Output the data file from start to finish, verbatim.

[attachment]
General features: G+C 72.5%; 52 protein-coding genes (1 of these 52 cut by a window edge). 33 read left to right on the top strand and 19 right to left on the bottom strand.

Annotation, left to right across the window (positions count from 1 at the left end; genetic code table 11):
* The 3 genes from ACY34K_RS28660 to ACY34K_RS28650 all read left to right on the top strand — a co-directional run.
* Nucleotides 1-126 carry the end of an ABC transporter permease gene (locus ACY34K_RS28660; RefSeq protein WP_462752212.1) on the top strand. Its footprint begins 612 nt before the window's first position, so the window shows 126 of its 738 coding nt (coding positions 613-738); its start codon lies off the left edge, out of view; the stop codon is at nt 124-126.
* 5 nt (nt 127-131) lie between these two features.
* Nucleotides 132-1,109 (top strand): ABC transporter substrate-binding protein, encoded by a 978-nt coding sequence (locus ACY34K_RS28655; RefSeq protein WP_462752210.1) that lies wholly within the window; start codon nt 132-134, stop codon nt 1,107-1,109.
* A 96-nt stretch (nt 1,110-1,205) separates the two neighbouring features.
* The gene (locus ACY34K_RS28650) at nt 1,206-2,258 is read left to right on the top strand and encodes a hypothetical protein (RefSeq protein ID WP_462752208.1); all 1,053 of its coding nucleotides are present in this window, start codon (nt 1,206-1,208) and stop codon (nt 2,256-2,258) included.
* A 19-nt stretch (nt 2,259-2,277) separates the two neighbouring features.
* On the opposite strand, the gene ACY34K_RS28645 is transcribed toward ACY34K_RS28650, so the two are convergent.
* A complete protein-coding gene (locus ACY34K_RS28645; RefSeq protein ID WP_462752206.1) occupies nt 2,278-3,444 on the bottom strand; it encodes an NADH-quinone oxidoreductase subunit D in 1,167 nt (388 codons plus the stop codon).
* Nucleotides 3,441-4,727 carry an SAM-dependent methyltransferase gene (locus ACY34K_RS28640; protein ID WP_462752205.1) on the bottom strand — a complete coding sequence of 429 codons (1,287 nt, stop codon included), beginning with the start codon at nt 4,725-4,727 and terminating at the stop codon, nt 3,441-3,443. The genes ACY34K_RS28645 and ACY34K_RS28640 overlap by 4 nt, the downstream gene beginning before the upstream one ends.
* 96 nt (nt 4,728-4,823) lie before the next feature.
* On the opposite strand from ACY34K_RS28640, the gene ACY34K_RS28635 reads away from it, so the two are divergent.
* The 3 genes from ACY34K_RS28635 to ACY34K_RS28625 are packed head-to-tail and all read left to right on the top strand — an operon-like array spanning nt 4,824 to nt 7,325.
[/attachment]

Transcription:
General features: G+C 72.5%; 52 protein-coding genes (1 of these 52 cut by a window edge). 33 read left to right on the top strand and 19 right to left on the bottom strand.

Annotation, left to right across the window (positions count from 1 at the left end; genetic code table 11):
* The 3 genes from ACY34K_RS28660 to ACY34K_RS28650 all read left to right on the top strand — a co-directional run.
* Nucleotides 1-126 carry the end of an ABC transporter permease gene (locus ACY34K_RS28660; RefSeq protein WP_462752212.1) on the top strand. Its footprint begins 612 nt before the window's first position, so the window shows 126 of its 738 coding nt (coding positions 613-738); its start codon lies off the left edge, out of view; the stop codon is at nt 124-126.
* 5 nt (nt 127-131) lie between these two features.
* Nucleotides 132-1,109 (top strand): ABC transporter substrate-binding protein, encoded by a 978-nt coding sequence (locus ACY34K_RS28655; RefSeq protein WP_462752210.1) that lies wholly within the window; start codon nt 132-134, stop codon nt 1,107-1,109.
* A 96-nt stretch (nt 1,110-1,205) separates the two neighbouring features.
* The gene (locus ACY34K_RS28650) at nt 1,206-2,258 is read left to right on the top strand and encodes a hypothetical protein (RefSeq protein ID WP_462752208.1); all 1,053 of its coding nucleotides are present in this window, start codon (nt 1,206-1,208) and stop codon (nt 2,256-2,258) included.
* A 19-nt stretch (nt 2,259-2,277) separates the two neighbouring features.
* On the opposite strand, the gene ACY34K_RS28645 is transcribed toward ACY34K_RS28650, so the two are convergent.
* A complete protein-coding gene (locus ACY34K_RS28645; RefSeq protein ID WP_462752206.1) occupies nt 2,278-3,444 on the bottom strand; it encodes an NADH-quinone oxidoreductase subunit D in 1,167 nt (388 codons plus the stop codon).
* Nucleotides 3,441-4,727 carry an SAM-dependent methyltransferase gene (locus ACY34K_RS28640; protein ID WP_462752205.1) on the bottom strand — a complete coding sequence of 429 codons (1,287 nt, stop codon included), beginning with the start codon at nt 4,725-4,727 and terminating at the stop codon, nt 3,441-3,443. The genes ACY34K_RS28645 and ACY34K_RS28640 overlap by 4 nt, the downstream gene beginning before the upstream one ends.
* 96 nt (nt 4,728-4,823) lie before the next feature.
* On the opposite strand from ACY34K_RS28640, the gene ACY34K_RS28635 reads away from it, so the two are divergent.
* The 3 genes from ACY34K_RS28635 to ACY34K_RS28625 are packed head-to-tail and all read left to right on the top strand — an operon-like array spanning nt 4,824 to nt 7,325.